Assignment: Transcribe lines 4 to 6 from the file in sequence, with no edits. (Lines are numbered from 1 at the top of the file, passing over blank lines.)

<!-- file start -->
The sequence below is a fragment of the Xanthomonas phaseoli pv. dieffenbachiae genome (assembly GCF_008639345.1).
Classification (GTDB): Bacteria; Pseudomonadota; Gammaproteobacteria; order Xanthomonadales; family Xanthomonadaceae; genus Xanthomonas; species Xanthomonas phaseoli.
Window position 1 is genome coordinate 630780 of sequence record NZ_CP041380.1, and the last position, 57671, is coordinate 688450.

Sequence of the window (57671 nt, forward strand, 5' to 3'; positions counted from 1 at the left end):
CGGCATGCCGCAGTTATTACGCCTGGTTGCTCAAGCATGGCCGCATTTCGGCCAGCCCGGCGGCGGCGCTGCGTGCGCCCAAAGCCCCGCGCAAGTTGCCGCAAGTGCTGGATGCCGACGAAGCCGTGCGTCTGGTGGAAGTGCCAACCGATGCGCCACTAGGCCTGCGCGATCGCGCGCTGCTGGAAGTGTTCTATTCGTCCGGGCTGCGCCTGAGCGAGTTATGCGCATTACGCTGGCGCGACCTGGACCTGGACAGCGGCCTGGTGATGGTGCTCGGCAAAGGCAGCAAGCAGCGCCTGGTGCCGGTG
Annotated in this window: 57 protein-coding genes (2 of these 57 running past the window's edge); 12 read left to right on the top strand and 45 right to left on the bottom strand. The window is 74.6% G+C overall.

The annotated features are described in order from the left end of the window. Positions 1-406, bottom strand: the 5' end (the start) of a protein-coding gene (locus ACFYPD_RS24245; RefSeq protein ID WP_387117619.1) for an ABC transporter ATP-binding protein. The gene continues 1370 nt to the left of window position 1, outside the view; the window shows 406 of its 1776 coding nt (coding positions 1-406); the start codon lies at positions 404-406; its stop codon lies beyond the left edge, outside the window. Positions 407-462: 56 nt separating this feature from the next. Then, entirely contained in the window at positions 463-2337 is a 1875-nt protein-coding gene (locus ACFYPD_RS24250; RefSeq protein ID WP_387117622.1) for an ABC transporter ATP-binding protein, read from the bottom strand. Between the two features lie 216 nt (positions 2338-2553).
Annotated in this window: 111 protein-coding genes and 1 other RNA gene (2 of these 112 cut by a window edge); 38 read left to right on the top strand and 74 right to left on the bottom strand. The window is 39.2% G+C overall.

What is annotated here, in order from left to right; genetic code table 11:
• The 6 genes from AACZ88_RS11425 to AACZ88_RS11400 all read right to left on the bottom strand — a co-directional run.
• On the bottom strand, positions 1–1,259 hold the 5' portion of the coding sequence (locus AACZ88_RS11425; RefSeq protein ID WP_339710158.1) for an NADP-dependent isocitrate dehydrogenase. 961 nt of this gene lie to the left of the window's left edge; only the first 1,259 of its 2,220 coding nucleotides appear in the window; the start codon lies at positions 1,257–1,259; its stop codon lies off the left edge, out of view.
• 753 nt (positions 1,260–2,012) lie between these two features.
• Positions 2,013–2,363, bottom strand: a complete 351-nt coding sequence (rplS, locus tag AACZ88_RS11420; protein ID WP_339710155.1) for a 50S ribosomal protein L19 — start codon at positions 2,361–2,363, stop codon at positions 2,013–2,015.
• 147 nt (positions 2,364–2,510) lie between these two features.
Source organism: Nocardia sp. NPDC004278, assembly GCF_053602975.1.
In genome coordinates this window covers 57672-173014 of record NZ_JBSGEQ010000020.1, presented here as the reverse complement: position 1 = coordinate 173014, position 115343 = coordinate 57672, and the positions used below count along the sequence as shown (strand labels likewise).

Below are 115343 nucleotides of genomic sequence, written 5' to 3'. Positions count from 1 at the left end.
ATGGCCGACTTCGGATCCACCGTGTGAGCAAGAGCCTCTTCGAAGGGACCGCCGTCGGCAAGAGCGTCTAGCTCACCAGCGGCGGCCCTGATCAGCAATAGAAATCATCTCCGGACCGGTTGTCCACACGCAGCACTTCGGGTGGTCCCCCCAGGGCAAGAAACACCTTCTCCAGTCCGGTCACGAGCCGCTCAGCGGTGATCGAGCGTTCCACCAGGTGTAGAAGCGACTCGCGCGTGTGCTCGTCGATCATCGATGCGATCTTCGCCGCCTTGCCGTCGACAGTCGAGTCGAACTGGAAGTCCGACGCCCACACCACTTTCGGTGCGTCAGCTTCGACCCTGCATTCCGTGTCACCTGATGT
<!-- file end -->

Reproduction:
Sequence of the window (57671 nt, forward strand, 5' to 3'; positions counted from 1 at the left end):
CGGCATGCCGCAGTTATTACGCCTGGTTGCTCAAGCATGGCCGCATTTCGGCCAGCCCGGCGGCGGCGCTGCGTGCGCCCAAAGCCCCGCGCAAGTTGCCGCAAGTGCTGGATGCCGACGAAGCCGTGCGTCTGGTGGAAGTGCCAACCGATGCGCCACTAGGCCTGCGCGATCGCGCGCTGCTGGAAGTGTTCTATTCGTCCGGGCTGCGCCTGAGCGAGTTATGCGCATTACGCTGGCGCGACCTGGACCTGGACAGCGGCCTGGTGATGGTGCTCGGCAAAGGCAGCAAGCAGCGCCTGGTGCCGGTG
Annotated in this window: 57 protein-coding genes (2 of these 57 running past the window's edge); 12 read left to right on the top strand and 45 right to left on the bottom strand. The window is 74.6% G+C overall.